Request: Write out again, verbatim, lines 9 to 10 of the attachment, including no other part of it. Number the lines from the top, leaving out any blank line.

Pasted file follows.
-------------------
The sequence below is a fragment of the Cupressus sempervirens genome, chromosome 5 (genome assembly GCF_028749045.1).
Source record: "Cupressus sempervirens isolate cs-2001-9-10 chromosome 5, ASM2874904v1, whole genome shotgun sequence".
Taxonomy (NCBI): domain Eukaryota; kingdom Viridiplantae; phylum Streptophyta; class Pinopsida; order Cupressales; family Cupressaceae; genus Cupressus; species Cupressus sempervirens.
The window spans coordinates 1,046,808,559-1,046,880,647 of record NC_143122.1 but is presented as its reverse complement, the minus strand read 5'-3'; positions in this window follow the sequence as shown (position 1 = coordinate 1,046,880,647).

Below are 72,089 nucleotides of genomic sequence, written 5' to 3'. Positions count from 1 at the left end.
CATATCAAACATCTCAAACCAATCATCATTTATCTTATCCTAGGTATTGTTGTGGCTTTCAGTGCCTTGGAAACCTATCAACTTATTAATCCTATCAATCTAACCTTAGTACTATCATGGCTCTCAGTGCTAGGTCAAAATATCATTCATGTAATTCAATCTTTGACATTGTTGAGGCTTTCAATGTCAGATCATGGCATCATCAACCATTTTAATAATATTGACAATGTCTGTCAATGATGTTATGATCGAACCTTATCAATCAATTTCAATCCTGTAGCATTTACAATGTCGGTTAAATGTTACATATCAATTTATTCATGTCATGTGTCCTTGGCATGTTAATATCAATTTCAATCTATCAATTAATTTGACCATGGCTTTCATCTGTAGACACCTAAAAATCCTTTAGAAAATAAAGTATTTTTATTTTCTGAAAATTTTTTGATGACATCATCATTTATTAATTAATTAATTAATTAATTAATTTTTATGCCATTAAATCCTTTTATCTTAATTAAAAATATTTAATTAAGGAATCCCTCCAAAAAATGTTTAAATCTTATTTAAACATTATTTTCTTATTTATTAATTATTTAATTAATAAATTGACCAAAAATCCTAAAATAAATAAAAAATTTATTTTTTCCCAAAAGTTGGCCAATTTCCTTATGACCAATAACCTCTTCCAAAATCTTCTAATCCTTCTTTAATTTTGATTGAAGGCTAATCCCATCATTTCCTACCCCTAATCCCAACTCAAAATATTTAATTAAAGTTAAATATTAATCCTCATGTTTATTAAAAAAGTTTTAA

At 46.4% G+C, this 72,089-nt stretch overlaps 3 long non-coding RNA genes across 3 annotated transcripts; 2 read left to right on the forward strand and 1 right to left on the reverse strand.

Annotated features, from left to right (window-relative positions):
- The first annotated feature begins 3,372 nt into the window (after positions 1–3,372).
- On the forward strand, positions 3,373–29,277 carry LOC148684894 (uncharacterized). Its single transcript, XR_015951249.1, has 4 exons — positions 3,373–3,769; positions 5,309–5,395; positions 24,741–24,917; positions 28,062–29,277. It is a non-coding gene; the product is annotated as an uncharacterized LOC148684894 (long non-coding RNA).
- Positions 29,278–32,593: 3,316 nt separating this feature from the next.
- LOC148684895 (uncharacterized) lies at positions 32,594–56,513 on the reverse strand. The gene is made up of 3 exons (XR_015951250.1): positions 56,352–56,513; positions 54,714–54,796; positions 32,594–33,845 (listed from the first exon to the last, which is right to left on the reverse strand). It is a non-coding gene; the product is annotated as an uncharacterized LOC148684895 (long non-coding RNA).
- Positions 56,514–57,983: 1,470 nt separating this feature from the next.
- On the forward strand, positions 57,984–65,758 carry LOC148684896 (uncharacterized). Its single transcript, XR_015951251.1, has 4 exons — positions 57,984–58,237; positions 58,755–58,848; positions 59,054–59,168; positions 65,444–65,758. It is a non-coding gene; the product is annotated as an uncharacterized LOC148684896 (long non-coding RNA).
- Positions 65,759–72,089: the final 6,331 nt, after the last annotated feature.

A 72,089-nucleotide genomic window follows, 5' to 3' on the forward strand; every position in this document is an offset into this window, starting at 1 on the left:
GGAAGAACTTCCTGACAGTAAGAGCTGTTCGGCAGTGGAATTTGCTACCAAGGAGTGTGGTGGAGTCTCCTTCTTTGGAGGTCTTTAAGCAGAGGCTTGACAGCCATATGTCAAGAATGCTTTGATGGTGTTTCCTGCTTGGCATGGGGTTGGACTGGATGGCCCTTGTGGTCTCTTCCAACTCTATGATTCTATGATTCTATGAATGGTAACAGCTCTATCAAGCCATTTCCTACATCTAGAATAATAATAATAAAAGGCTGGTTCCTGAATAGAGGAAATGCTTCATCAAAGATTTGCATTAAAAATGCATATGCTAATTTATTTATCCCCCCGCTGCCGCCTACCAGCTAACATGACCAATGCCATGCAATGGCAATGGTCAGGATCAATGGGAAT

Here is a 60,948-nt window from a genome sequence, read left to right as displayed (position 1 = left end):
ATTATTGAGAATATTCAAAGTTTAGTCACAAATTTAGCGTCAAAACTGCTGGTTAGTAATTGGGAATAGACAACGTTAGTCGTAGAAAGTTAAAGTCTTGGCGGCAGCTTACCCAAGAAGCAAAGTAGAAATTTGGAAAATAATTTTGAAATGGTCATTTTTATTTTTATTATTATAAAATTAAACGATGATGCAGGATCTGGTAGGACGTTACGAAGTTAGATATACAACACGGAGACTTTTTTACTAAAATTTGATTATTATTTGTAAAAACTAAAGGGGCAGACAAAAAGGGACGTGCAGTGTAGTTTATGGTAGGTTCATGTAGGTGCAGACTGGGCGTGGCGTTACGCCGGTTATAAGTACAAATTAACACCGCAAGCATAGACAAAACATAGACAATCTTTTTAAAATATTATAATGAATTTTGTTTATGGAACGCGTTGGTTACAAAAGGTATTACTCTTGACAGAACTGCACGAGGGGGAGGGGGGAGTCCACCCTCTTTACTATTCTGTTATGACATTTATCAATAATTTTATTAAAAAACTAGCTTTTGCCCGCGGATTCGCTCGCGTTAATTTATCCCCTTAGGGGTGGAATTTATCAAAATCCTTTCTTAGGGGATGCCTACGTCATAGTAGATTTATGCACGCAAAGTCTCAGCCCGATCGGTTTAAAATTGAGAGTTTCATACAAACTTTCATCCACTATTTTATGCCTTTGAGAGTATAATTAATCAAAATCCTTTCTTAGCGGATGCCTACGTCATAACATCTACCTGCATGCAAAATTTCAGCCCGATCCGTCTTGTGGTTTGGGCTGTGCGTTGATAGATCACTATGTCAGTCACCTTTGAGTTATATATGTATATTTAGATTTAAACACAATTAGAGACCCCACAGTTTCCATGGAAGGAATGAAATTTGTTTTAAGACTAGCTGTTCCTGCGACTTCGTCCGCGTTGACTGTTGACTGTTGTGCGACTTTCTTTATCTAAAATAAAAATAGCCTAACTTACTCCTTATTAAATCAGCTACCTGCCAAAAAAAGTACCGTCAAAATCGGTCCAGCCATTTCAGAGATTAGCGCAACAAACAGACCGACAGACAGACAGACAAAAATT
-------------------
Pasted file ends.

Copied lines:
- The first annotated feature begins 3,372 nt into the window (after positions 1–3,372).
- On the forward strand, positions 3,373–29,277 carry LOC148684894 (uncharacterized). Its single transcript, XR_015951249.1, has 4 exons — positions 3,373–3,769; positions 5,309–5,395; positions 24,741–24,917; positions 28,062–29,277. It is a non-coding gene; the product is annotated as an uncharacterized LOC148684894 (long non-coding RNA).